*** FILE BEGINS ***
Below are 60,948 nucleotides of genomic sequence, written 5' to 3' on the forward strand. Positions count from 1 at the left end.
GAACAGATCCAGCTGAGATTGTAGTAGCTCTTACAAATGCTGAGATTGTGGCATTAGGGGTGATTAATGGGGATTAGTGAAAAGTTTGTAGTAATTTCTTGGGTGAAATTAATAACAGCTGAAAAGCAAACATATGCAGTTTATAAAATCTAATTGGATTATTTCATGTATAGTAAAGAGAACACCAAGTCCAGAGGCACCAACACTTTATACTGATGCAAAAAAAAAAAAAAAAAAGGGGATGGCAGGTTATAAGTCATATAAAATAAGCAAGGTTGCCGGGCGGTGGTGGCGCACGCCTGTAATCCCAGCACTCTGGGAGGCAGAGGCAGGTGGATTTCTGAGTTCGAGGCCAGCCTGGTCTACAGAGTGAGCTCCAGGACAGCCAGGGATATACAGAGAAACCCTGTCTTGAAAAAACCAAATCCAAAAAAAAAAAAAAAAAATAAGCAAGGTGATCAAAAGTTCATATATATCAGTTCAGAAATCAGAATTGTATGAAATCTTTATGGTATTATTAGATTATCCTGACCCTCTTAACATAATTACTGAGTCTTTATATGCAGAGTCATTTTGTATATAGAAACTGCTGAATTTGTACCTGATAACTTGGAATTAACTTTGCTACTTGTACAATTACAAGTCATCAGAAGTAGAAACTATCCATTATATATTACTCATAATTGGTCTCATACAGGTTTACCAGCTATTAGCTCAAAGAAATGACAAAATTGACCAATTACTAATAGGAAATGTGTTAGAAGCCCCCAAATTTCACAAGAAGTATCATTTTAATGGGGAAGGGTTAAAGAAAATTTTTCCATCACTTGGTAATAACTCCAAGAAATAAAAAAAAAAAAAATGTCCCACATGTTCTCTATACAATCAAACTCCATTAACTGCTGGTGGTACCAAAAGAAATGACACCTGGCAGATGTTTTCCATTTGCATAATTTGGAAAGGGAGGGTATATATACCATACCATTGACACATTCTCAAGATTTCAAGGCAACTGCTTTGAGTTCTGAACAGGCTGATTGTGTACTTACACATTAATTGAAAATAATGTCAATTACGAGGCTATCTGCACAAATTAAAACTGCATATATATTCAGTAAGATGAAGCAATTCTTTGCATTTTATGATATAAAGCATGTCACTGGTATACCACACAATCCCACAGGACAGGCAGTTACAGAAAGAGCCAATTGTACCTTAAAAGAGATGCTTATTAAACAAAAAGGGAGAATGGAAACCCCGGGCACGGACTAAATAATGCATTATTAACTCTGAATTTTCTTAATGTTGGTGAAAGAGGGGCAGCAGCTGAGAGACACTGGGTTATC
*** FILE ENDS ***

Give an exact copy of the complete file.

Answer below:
Below are 60,948 nucleotides of genomic sequence, written 5' to 3' on the forward strand. Positions count from 1 at the left end.
GAACAGATCCAGCTGAGATTGTAGTAGCTCTTACAAATGCTGAGATTGTGGCATTAGGGGTGATTAATGGGGATTAGTGAAAAGTTTGTAGTAATTTCTTGGGTGAAATTAATAACAGCTGAAAAGCAAACATATGCAGTTTATAAAATCTAATTGGATTATTTCATGTATAGTAAAGAGAACACCAAGTCCAGAGGCACCAACACTTTATACTGATGCAAAAAAAAAAAAAAAAAAGGGGATGGCAGGTTATAAGTCATATAAAATAAGCAAGGTTGCCGGGCGGTGGTGGCGCACGCCTGTAATCCCAGCACTCTGGGAGGCAGAGGCAGGTGGATTTCTGAGTTCGAGGCCAGCCTGGTCTACAGAGTGAGCTCCAGGACAGCCAGGGATATACAGAGAAACCCTGTCTTGAAAAAACCAAATCCAAAAAAAAAAAAAAAAAATAAGCAAGGTGATCAAAAGTTCATATATATCAGTTCAGAAATCAGAATTGTATGAAATCTTTATGGTATTATTAGATTATCCTGACCCTCTTAACATAATTACTGAGTCTTTATATGCAGAGTCATTTTGTATATAGAAACTGCTGAATTTGTACCTGATAACTTGGAATTAACTTTGCTACTTGTACAATTACAAGTCATCAGAAGTAGAAACTATCCATTATATATTACTCATAATTGGTCTCATACAGGTTTACCAGCTATTAGCTCAAAGAAATGACAAAATTGACCAATTACTAATAGGAAATGTGTTAGAAGCCCCCAAATTTCACAAGAAGTATCATTTTAATGGGGAAGGGTTAAAGAAAATTTTTCCATCACTTGGTAATAACTCCAAGAAATAAAAAAAAAAAAAATGTCCCACATGTTCTCTATACAATCAAACTCCATTAACTGCTGGTGGTACCAAAAGAAATGACACCTGGCAGATGTTTTCCATTTGCATAATTTGGAAAGGGAGGGTATATATACCATACCATTGACACATTCTCAAGATTTCAAGGCAACTGCTTTGAGTTCTGAACAGGCTGATTGTGTACTTACACATTAATTGAAAATAATGTCAATTACGAGGCTATCTGCACAAATTAAAACTGCATATATATTCAGTAAGATGAAGCAATTCTTTGCATTTTATGATATAAAGCATGTCACTGGTATACCACACAATCCCACAGGACAGGCAGTTACAGAAAGAGCCAATTGTACCTTAAAAGAGATGCTTATTAAACAAAAAGGGAGAATGGAAACCCCGGGCACGGACTAAATAATGCATTATTAACTCTGAATTTTCTTAATGTTGGTGAAAGAGGGGCAGCAGCTGAGAGACACTGGGTTATC